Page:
Table 3 summarises the continuous secondary outcomes across time by group and presents change in continuous secondary outcomes within and between groups. There was no evidence that motion control shoes were superior to neutral shoes for any continuous secondary outcome. Similar proportions (considering our small sample size) of participants reported global improvement across groups (table 4), with no significant difference between groups in the relative risk of improvement in pain (1.36, 95% CI 0.61 to 3.01, p=0.45) or function (1.43, 95% CI 0.50 to 4.10, p=0.50). The number of participants achieving the MCID of 1.8 NRS units in pain and the relative risk of achieving the MCID were also similar between groups (1.28, 95% CI 0.74 to 2.24, p=0.38) (table 4).
The effect of the allocated shoe group on the primary outcome walking knee pain was not found to be moderated by any of the prespecified variables of radiographic disease severity, Foot Posture Index, radiographic knee alignment or KOOS patellofemoral pain, and the OA subscale score (online supplemental appendix tables 5 and 6).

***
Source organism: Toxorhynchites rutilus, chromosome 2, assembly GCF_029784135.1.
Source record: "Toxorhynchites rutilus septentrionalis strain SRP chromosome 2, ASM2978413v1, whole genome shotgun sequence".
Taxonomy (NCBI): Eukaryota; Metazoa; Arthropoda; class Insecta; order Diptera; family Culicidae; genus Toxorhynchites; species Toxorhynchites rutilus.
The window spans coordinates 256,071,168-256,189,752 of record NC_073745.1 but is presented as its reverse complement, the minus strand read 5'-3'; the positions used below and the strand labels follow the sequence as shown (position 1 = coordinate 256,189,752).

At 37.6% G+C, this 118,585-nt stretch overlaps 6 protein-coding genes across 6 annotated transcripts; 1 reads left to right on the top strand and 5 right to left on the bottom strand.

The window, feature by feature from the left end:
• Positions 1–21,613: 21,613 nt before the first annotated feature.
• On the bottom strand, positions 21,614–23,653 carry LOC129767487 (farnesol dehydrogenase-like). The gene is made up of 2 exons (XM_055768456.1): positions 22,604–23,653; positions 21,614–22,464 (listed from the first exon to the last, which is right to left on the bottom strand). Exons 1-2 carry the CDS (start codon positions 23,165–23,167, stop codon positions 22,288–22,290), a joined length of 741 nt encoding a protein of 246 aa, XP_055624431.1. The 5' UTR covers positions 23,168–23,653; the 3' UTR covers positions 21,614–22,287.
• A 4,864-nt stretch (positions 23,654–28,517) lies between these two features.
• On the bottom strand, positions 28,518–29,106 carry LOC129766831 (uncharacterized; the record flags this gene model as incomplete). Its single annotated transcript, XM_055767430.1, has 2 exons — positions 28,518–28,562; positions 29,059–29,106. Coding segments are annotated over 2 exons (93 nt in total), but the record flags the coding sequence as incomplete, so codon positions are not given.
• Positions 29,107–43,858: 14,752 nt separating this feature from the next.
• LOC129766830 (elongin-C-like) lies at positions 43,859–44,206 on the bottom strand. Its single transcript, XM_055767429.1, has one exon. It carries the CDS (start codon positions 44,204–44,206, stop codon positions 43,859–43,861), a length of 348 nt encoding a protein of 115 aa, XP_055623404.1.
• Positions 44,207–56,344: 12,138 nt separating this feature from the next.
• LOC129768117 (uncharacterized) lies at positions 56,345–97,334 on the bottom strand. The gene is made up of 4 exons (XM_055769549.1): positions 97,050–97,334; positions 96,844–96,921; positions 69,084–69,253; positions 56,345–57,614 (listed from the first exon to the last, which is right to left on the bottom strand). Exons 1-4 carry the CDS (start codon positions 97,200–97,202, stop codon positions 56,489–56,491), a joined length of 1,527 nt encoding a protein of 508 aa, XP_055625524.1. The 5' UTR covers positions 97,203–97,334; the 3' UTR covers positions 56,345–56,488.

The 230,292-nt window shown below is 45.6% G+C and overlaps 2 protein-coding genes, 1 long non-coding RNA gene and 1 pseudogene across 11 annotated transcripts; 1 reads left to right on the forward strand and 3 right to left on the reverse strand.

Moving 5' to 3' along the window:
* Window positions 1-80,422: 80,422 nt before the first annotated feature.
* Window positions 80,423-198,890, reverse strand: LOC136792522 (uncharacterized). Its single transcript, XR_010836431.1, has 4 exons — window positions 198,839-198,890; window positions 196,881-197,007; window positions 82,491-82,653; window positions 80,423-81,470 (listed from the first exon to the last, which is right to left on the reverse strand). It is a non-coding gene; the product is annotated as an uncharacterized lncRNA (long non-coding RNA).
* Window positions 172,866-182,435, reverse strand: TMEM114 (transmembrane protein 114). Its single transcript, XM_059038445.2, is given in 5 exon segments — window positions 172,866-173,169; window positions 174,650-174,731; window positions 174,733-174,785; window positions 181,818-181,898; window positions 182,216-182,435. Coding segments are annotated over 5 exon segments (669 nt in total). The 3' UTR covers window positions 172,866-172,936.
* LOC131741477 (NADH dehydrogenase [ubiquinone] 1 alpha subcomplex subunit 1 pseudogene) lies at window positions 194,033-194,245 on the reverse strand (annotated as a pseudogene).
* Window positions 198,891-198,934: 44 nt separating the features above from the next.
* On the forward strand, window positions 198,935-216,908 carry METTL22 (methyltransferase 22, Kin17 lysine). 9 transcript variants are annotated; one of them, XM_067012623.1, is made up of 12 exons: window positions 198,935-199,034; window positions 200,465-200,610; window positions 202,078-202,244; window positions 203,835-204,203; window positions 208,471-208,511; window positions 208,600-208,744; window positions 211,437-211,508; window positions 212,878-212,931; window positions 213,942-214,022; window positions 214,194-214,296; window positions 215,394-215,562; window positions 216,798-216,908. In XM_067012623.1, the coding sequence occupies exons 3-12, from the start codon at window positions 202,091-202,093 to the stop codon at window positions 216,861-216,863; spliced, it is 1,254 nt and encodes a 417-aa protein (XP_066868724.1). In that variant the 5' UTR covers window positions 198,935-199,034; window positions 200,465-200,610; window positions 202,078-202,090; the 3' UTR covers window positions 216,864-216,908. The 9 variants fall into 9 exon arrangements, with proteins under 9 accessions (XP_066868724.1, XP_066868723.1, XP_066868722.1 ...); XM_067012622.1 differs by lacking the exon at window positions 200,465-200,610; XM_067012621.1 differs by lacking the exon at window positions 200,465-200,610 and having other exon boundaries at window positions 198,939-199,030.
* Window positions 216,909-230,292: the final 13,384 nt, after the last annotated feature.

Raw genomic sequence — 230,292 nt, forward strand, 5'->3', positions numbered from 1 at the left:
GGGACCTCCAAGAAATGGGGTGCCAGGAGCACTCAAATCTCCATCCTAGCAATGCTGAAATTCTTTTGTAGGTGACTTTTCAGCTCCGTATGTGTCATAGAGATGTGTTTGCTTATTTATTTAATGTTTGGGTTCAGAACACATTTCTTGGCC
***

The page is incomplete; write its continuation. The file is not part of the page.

This RCT found that motion control shoes were not superior to neutral shoes in reducing knee pain on walking in people with lateral knee OA. The average within-group changes failed to demonstrate clinically meaningful improvements in knee pain for either group of footwear. Motion control shoes were not superior to neutral shoes for any secondary outcome, and a similar proportion of participants in each group reported global improvements in pain (motion control 33% vs neutral 46%) and function (motion control 22% vs neutral 32%) and achieved MCID in NRS walking pain (motion control 50% vs neutral 64%). However, we had reduced power (57.8%) to detect the MCID in between-group difference in change in our primary outcome as we did not reach our intended sample size, which may explain our findings, although the observed effect estimate was well below what is considered clinically meaningful and the MCID was not contained within the 95% CIs. These findings provide preliminary evidence to suggest motion control shoes may not be beneficial in reducing symptoms associated with predominantly lateral knee OA compared with neutral shoes. However, adequately powered clinical trials are required to confirm our results.